Our auto business, as Don mentioned, is being restructured in a number of ways, and so we have a lot of noise in our numbers. But it starts to settle out, as Don said, we slowed down the pace of liquidation in the first quarter, we expect to see some growth. And we expect to see improved performance on the credit side as well. So it's improving for us. I think we're a little different because we're in a restructuring phase, probably a little different than most of the industry.

John Rowan - Janney

Okay, last question for me. So the loan conversions had some costs that you're citing here. That's $900,000 for the second quarter? I just want to make sure I understand this table you have on Page 11 of the deck.

Donald Thomas

Yeah, let's go to slide --

Michael Dunn

No, no. That's -- you're referring to loan system conversion?

John Rowan - Janney

Yeah, for the second quarter of 2016. I just want to understand if this is per share or -- I'm not entirely sure what these numbers --

Michael Dunn

Okay. Yeah.

John Rowan - Janney

Yeah, how do we read them?

Michael Dunn

Yeah, I'll try. What we're trying to say here is, is that -- and I'll just use the second quarter since you're asking about that -- what we're trying to say here is, compared to our normalized run rate of 2015, for the last couple of quarters of 2015 anyway, we have three items that we're calling out, so to speak, that are affecting our run rate when you compare it to what it was. One is, the increased interest cost on our automobile securitization that we did in the fourth quarter, which is costing us about $200,000 pretax per quarter, that's in the second quarter. The stock repurchase program that we talked about as well, buying back our shares, costing us about $200,000, we're funding that with drawing down our debt.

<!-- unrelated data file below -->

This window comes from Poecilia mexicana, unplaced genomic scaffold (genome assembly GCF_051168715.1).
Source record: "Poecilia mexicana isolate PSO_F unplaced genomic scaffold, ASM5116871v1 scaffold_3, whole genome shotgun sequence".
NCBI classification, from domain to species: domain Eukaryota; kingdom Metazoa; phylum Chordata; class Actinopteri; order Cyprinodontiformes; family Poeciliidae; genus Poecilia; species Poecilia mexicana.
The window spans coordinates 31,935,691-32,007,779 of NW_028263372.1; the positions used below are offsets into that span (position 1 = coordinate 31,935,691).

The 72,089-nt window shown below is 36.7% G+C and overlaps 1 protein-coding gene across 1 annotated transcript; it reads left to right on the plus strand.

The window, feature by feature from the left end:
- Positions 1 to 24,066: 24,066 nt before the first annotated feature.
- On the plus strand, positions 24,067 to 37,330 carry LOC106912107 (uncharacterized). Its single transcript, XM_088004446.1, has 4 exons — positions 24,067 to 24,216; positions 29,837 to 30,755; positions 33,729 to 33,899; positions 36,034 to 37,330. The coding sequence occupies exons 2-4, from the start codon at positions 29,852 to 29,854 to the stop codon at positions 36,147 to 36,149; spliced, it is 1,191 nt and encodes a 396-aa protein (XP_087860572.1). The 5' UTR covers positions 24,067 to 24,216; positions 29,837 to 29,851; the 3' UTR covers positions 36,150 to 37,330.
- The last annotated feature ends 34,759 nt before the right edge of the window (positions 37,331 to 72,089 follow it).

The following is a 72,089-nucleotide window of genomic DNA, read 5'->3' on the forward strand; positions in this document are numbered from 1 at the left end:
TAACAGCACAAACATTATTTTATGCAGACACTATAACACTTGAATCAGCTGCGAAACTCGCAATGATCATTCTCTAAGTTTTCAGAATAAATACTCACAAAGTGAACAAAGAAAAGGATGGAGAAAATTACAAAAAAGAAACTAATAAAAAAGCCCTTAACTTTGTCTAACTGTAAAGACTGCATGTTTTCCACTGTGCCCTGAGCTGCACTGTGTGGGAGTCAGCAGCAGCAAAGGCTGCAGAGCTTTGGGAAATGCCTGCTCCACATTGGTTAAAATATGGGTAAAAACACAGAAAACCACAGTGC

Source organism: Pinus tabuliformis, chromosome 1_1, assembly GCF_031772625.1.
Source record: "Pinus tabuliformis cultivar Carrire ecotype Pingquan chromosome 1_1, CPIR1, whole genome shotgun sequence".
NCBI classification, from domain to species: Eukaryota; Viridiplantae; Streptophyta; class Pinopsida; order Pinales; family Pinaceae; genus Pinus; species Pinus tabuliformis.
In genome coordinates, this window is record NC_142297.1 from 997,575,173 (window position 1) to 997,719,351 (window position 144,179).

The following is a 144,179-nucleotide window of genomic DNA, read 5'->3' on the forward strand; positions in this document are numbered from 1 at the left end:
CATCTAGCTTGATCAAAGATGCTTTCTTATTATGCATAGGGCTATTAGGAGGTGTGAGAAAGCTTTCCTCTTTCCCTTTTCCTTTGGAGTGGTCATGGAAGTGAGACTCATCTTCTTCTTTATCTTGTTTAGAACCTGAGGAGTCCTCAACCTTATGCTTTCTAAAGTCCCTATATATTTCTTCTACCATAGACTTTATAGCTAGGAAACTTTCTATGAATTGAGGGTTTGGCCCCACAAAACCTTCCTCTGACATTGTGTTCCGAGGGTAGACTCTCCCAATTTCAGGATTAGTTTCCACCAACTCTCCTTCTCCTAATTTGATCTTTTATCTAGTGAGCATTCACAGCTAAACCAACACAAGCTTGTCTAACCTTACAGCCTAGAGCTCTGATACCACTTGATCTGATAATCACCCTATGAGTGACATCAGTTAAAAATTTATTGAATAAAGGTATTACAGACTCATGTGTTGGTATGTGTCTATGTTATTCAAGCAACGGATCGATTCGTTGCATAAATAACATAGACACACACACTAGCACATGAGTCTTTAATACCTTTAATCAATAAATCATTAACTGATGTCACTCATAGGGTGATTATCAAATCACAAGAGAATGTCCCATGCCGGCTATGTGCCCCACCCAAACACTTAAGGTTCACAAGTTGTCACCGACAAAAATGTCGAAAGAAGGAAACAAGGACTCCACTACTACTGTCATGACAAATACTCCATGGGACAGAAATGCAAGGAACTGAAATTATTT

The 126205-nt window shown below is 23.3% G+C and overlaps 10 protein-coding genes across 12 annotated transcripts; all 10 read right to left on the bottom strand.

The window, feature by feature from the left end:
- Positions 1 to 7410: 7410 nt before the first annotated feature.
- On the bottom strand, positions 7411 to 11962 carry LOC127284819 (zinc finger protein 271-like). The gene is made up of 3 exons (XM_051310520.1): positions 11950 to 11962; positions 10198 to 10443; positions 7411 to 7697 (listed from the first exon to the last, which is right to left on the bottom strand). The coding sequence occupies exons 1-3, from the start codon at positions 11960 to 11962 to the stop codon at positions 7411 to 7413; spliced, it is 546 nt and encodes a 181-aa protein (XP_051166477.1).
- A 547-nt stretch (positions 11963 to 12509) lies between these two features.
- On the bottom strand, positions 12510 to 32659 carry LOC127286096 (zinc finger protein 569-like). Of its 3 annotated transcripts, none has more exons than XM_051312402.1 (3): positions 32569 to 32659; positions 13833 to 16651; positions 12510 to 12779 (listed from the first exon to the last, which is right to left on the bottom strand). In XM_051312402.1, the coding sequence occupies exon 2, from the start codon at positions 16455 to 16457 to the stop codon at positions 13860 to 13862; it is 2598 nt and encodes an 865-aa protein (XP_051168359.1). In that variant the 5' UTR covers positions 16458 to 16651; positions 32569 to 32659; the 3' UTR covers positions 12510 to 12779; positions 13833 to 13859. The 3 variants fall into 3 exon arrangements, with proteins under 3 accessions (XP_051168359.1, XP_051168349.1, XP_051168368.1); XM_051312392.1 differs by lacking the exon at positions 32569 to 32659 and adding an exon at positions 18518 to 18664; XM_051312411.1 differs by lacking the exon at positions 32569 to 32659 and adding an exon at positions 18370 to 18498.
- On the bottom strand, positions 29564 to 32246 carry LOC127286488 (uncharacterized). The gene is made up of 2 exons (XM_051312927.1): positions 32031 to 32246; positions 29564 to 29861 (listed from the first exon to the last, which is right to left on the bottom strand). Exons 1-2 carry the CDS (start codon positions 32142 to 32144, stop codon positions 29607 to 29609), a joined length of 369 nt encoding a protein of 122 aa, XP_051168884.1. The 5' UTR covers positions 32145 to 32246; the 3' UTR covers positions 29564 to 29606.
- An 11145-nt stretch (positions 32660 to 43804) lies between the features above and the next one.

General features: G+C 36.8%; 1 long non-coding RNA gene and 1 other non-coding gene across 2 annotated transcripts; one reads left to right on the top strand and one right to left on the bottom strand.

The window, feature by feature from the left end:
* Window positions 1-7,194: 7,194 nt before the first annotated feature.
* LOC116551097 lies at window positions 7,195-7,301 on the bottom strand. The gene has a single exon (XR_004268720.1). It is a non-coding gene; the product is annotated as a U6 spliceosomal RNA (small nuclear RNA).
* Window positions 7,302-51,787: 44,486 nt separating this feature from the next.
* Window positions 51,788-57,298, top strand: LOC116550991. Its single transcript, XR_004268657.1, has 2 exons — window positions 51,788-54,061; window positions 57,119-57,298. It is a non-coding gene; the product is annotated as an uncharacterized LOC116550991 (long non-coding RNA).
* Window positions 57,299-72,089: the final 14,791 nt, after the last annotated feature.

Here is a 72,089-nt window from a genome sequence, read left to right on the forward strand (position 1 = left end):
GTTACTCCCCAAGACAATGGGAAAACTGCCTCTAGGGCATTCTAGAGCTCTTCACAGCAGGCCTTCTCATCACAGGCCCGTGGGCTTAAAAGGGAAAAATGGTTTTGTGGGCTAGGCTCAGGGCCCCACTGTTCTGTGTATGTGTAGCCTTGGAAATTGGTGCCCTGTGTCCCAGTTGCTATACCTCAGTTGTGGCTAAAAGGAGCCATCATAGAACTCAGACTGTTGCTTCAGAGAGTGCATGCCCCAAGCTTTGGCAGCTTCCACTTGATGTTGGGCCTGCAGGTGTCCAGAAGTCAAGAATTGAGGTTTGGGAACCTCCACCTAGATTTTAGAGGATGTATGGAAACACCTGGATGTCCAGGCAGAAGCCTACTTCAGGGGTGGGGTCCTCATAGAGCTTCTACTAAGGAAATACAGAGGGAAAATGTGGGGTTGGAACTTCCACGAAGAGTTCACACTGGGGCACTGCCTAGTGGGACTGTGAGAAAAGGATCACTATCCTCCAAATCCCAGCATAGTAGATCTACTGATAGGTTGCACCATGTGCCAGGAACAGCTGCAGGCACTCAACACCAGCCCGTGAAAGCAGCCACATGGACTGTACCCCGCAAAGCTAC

And we've, as I mentioned, we've -- we're announcing a conversion to a new operating system, loan origination and servicing system. And as we announced the conversion, we can be finished with it by the end of the year, and we're going to have an accelerated depreciation write-offs in the next couple of quarters. And that number is $900,000 in the second quarter.

The deferral fees that we talked about relate to our renewal volumes or origination volumes which are typically lower in the first quarter. And Don mentioned that. But that's not on the schedule. These are all items that kind of a different from our run rate.

John Rowan - Janney

So that's $900,000 in the second quarter for, again, just a write-off of your old system --

Michael Dunn

Yeah. Accelerated depreciation of our -- of the existing software, correct.

Donald Thomas

Combination of that and the implementation --

Michael Dunn

Correct. Right, correct.

John Rowan - Janney

Okay. Thank you. I just want to make sure I understood that correctly.

Michael Dunn

Okay.

Operator

[Operator Instructions]

Our next question is from Bill Dezellem with Titan Capital Management. Your line is open.

Bill Dezellem - Titan Capital Management

Thank you. Two questions. First of all, as you think about the convenience check originations, what's the right level? It has been falling and ultimately we're going to come into a balance. So, would you talk to that point please?

Michael Dunn